The sight of so many people still singing, beaten but alive, still calling on Mubarak to go, even after so much violence must have sent a shiver of fear throughout the regime. By continuing to sing, the protesters said the spell of fear, the spell that had held so many autocracies together, had been lifted.
The singers are part of the people now, their conversation no longer mediated by the regime. Instead, they speak directly to each other. In Benghazi II, the Libyan rapper Ibn Thabit, speaks directly to the people following the Benghazi uprising, calming fears of a civil war: "Between the people who love Libya there is no difference / And after we will show love from east to west."
Listening to the revolution songs now, with some regimes overthrown, some teetering and some fighting back, the world that El General sung to seems inconceivable. Against the might of millions of people, how could these regimes stand? Yet, back then, they seemed permanent, immovable.
In Mutassimeen (The Protestors), a Yemeni protest song now being sung from Aden to Sanaa, the singers address President Ali Abdullah Saleh directly: "There is no power in the world that can stand against the Yemeni people / Are you sane or insane? / There are 20 million of us!"
Such words carry immense power when sung in crowds, thousands of people gathered together. They clarify the power of the moment, showing the crowds how much power they wield in numbers.
The power of the songs is also amplified by being sung in Arabic and set to the musical styles of the individual Arab countries. When singers in Tahrir Square sang songs to Essam's guitar, they did so against the backdrop of an Egyptian drum called a daf, popular in Egyptian music.
In Syria, the protest song Ya Irhal Ya Bashar (It's Time to Leave, Bashar) is framed as a dabke, a musical and dancing style popular across the Levant. It elicits call-and-response lines from the audience.
Another Syrian protest song, called Mundaseen (Infiltrators), a reference to the word used by Syrian President Bashar Al Assad to describe the protesters, uses a very familiar musical background of swirling strings heard in many popular Syrian songs, with new lyrics.
The same applies to another Yemeni protest song, also called Irhal, where the words are sung accompanied by traditional Yemeni wind instruments, creating a very traditional sound that is familiar to most of its audience - but with radical words.
This style of music invokes deep collective memories. It reminds its audience that the protesters are of the people, that they are fighting for their own heritage. It reminds them of the power and grandeur of Arabic music, that the heritage of their past is what they are calling for in the present.
That's the beauty of the protest songs. Like the protests themselves, they are organic and unique to the countries, with the music coming out of the traditions of each Arab nation.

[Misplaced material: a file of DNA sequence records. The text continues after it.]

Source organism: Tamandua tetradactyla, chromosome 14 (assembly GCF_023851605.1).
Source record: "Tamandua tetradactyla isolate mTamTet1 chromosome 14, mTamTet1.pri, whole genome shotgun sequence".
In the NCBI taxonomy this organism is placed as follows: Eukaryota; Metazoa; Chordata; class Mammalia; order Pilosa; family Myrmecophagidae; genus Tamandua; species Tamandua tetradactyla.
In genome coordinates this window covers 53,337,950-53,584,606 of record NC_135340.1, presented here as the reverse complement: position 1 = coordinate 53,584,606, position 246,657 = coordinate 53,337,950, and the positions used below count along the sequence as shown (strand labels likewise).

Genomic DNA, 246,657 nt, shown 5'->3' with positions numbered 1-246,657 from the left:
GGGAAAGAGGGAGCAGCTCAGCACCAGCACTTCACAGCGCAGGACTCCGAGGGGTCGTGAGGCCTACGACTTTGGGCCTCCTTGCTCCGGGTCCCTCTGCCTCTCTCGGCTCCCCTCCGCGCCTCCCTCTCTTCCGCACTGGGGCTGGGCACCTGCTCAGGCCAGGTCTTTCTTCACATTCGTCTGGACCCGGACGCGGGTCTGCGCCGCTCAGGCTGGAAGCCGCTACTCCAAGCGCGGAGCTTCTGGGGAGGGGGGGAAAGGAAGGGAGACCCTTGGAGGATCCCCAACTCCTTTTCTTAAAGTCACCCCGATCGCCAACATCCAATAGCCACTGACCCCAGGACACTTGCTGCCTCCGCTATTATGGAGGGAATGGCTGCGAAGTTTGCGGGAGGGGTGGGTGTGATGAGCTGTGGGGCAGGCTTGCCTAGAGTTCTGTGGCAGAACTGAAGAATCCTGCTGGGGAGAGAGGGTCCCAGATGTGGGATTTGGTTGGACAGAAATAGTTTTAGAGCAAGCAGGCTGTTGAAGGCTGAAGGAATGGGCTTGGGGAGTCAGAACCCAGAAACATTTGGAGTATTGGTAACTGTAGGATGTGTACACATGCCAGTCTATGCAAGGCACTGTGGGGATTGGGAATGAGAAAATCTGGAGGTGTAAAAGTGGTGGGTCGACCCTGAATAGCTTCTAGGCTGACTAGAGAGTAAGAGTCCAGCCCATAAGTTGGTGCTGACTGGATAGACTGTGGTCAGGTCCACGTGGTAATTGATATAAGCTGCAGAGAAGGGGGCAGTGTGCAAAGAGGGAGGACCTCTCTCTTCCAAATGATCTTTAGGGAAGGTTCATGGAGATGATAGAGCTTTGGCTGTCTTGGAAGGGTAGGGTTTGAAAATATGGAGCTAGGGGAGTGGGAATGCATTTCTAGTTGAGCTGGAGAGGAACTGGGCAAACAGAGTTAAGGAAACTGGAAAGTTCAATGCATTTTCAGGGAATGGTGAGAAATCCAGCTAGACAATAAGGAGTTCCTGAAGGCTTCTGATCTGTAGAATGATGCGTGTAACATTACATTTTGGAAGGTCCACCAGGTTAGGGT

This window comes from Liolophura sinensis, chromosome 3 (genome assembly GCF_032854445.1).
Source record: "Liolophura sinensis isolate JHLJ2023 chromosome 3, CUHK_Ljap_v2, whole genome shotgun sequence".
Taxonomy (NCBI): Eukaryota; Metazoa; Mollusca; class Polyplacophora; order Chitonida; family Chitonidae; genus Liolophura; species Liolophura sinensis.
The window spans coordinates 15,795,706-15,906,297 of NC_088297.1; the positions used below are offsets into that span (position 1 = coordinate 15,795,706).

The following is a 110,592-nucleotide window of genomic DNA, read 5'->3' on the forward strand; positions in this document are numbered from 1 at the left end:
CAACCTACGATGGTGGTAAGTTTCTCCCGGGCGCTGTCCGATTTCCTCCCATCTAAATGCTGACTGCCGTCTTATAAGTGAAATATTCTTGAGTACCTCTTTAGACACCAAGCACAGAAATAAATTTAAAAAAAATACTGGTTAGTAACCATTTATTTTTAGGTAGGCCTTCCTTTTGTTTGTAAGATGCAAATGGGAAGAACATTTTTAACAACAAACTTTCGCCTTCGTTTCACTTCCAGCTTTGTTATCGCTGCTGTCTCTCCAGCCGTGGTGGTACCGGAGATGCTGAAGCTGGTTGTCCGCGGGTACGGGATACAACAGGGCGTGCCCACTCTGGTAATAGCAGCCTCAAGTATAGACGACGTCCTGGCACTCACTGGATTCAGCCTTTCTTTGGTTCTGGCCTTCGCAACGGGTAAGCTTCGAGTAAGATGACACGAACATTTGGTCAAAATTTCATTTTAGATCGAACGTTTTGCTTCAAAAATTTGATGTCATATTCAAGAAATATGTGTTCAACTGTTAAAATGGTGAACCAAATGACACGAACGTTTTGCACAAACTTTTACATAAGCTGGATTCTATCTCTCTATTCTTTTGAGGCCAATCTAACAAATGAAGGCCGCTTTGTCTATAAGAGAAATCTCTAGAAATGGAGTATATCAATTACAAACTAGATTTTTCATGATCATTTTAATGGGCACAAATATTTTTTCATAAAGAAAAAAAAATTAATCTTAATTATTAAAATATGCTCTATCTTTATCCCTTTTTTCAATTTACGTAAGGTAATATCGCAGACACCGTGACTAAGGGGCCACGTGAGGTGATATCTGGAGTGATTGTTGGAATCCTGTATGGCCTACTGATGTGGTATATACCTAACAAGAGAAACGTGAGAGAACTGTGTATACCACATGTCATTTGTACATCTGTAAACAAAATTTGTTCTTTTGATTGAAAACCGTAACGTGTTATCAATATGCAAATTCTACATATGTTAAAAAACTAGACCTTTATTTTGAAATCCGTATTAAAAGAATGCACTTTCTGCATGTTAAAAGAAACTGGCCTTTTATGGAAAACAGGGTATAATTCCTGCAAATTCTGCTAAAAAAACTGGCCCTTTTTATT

The language of the songs also holds immense power. Even rap music, one of the most popular types of music around the world, is sung in Arabic, sung in the dialect of the country. Rap has a particular flavour in the Arab world, where poetry is so important, and some of the songs have a poetry-infused feeling.
The power of speaking in Arabic, especially dialect Arabic rather than the refined language of literature, has a popular hold. It galvanises people and removes the barrier between speaker and listener. When El General asks Ben Ali, "I see the police hitting veiled women / Would you accept that they do this to your daughter?", he is attacking two taboos, talking about the family of the president and speaking to him in such direct dialect. The protest songs are speaking for the people, and they are speaking like the people.
Suddenly, people heard their grievances expressed in public in the way they were expressing them in private. Unlike the flowery, nuanced language of opposition politics - with its careful caveats, its obligatory praise and its elliptical critiques - the music of the revolution was direct and uncompromising. It made what had been private a public matter, and suddenly - as in Tunisia in the past, and in Syria and Yemen in the present - what was unsayable in private was chanted in public squares. The songs had broken the spell of fear. In public squares across Tunisia, across Egypt, across Libya, across Yemen and Syria, people were singing their songs of revolution and rebellion. Once it was in the air, the people were no longer silent and the fear that held the country together vanished, to be felt only in the citadels of power.